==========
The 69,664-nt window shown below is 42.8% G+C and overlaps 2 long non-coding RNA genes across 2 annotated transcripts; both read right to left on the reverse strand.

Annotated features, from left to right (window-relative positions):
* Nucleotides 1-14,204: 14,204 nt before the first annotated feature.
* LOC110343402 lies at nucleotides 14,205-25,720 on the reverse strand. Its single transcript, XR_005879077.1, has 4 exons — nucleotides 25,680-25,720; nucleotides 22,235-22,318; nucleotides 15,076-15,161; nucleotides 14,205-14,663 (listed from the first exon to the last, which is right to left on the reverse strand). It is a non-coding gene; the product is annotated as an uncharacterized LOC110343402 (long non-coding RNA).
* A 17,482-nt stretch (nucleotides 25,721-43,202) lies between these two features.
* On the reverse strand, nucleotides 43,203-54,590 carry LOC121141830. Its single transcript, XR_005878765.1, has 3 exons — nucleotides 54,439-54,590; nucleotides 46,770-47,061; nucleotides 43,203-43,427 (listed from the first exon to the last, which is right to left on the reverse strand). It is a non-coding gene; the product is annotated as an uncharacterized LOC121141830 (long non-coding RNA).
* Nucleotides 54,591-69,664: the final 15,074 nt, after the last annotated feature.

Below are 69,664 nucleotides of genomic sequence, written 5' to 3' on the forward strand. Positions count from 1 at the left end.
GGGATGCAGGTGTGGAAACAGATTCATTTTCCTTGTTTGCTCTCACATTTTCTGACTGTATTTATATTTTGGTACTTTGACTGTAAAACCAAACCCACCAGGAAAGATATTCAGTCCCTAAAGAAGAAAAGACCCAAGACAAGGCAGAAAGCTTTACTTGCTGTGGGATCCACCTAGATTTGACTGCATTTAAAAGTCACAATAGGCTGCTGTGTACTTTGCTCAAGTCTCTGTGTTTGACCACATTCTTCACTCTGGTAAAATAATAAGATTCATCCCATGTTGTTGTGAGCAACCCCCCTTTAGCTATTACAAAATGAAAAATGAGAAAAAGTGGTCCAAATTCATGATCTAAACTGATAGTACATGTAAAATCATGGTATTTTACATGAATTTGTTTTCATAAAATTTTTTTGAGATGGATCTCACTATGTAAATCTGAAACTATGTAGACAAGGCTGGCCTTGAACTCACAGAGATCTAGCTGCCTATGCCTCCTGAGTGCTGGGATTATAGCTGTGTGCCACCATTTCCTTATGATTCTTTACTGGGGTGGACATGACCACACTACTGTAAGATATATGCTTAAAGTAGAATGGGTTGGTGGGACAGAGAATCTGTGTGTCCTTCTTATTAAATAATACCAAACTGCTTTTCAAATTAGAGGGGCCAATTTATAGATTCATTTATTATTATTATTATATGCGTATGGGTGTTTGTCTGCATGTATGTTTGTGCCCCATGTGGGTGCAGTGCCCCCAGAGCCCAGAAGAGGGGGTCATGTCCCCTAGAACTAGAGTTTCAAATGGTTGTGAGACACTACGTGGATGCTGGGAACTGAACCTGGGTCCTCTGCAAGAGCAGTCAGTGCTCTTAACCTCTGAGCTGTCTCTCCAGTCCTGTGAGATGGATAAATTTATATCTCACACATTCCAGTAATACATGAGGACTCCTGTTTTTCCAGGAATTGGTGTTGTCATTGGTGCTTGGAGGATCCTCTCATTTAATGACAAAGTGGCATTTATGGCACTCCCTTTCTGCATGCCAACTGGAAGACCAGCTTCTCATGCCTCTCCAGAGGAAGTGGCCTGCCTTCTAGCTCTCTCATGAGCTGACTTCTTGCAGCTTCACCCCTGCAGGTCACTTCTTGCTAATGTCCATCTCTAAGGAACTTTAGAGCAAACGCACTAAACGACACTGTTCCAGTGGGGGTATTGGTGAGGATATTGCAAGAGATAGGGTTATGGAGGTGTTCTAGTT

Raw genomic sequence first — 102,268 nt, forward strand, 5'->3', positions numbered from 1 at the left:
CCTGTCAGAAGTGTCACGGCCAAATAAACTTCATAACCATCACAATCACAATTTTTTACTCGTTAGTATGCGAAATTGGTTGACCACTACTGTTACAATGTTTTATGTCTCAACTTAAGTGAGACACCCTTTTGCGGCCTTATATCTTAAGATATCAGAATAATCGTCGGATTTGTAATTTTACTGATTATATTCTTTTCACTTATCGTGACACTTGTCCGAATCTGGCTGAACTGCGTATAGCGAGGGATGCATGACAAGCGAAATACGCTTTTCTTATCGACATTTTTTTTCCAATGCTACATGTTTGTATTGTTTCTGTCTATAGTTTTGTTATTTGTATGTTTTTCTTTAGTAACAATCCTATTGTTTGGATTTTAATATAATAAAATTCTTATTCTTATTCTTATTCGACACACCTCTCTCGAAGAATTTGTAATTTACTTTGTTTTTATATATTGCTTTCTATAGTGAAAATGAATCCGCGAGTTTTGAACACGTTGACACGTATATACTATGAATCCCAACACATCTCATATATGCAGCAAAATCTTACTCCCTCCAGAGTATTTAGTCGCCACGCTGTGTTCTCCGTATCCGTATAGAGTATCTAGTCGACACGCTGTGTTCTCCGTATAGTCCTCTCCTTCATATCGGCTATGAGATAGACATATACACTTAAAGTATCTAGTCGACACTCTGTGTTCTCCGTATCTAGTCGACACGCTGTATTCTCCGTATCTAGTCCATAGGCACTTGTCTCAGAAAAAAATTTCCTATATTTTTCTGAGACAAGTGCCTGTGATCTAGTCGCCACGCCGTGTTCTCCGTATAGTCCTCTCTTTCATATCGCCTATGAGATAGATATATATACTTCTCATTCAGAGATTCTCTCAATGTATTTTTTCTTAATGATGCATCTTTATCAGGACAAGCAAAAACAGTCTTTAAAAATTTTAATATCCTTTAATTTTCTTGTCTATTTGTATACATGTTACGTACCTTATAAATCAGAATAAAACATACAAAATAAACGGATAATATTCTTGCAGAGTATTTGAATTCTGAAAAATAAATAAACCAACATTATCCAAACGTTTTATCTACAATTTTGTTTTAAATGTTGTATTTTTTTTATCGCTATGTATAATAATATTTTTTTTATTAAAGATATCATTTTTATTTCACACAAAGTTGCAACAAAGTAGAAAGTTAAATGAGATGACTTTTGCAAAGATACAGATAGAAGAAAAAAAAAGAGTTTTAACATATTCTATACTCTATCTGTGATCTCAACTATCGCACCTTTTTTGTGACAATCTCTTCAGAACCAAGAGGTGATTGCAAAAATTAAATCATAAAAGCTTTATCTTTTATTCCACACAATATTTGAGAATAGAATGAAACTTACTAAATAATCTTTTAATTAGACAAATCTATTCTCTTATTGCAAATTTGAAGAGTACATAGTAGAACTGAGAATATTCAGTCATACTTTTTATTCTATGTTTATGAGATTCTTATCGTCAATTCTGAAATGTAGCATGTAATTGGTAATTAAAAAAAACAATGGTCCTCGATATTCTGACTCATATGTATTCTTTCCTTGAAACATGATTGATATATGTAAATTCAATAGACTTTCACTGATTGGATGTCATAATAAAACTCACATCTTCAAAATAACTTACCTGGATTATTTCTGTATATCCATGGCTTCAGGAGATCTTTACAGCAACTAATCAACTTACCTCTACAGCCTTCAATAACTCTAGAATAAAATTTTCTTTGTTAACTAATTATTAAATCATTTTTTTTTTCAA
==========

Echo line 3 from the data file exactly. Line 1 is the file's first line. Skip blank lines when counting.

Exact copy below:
* Nucleotides 1-14,204: 14,204 nt before the first annotated feature.